Integrated Community Image

Different Types of Houses in India

The Indian property market has made  rapid progression in the last couple of decades. While people continue to build their own houses in smaller towns and cities,  builders and developers have boosted the organised supply of residential properties in a big way. Today, there are multiple options ranging from traditional standalone houses including villas to typical housing complexes with multiple units across low-rise to high-rise towers.  These dwellings are being conceptualized and designed keeping in mind the buyers with their varied requirements. Demographics and other social aspects  also play a major role here.

  • Bungalows

Bunglow

In smaller cities and semi-urban locations where land supply is still available, houses are being built on individual plots. The house owner enjoys complete privacy, builds the supporting amenities and infrastructure as per his taste and fervor. Such dwelling has its pros and cons. While the owner enjoys complete freedom, he is not insulated from external risks that may pose a threat to the property.

 

 

 

  • Housing complexes/societies

House complex image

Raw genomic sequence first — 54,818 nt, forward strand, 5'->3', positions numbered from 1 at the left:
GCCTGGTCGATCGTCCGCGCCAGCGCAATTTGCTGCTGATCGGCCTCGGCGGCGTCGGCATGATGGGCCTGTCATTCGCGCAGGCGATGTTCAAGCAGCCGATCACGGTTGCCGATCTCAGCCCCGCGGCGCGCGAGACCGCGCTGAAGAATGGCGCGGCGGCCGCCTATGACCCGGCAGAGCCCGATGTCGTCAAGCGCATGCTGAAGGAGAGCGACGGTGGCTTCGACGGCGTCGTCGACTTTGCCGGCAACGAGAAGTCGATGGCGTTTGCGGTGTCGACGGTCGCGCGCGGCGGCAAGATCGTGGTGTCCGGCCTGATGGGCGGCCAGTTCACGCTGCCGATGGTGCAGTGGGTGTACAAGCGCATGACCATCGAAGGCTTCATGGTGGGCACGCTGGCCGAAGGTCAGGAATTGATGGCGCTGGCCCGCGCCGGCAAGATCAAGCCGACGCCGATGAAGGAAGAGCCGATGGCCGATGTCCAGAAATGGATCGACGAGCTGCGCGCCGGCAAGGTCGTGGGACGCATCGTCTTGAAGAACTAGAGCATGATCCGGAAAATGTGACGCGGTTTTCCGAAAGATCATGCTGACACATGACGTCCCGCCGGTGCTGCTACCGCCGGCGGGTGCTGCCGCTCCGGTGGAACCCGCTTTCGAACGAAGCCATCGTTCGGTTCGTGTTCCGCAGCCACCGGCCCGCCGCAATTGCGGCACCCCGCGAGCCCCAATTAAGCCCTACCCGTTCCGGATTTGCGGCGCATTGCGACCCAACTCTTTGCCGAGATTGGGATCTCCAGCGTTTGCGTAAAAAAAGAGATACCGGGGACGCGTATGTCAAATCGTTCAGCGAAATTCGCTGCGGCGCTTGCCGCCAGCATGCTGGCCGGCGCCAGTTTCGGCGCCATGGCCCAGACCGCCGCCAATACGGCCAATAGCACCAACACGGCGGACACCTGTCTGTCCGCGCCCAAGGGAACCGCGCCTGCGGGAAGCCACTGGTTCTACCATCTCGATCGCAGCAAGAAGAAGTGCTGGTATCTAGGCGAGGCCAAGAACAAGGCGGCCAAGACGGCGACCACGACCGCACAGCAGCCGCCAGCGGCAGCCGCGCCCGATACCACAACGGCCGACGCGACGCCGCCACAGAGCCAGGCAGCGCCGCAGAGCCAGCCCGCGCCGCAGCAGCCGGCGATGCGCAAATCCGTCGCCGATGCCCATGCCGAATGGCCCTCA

Restricted supply of land has led to vertical developments taking place in cities. Today, developers are offering a wide range of options with multiple amenities that suit the requirement of modern home buyers.

 

 

 

  • Integrated Communities

Integrated Community Image

Developers are also developing integrated township projects which are nothing but self-sustained urban hubs or communities. Equipped with social and other amenities such as club houses, schools, hospitals shopping complexes, these townships offer residents a wholesome living experience. These townships being built far away from city centers are also attracting buyers who are not in a position to buy their dream houses within the city limit.

 

  • Farmhouses/second homes

Farm House Image

Farmhouses and vacations houses are located away from urban crowd have also become a common feature to attract hi-end buyers. In the last decade or so a large chunk of this kind of supply has become part of organised supply of housing, even as these are sporadic in nature.  In case of such developments, home owners are responsible for creating all required infrastructure on their own and hence often exposed to related risks.

 

 

All said and done, the Indian property market is in a transition phase with its diversified and expanded offering. Today, buyers depending upon their requirement, can chose from multiple options. Organised supply is growing to meet the increasing demand for the right kind of dwellings. Rules and regulations are gradually being laid down in order set the stage for creation of a much vibrant platform. However, it will take some time for the market to commence its second phase of growth journey towards establishing an ideal framework for inclusive development.

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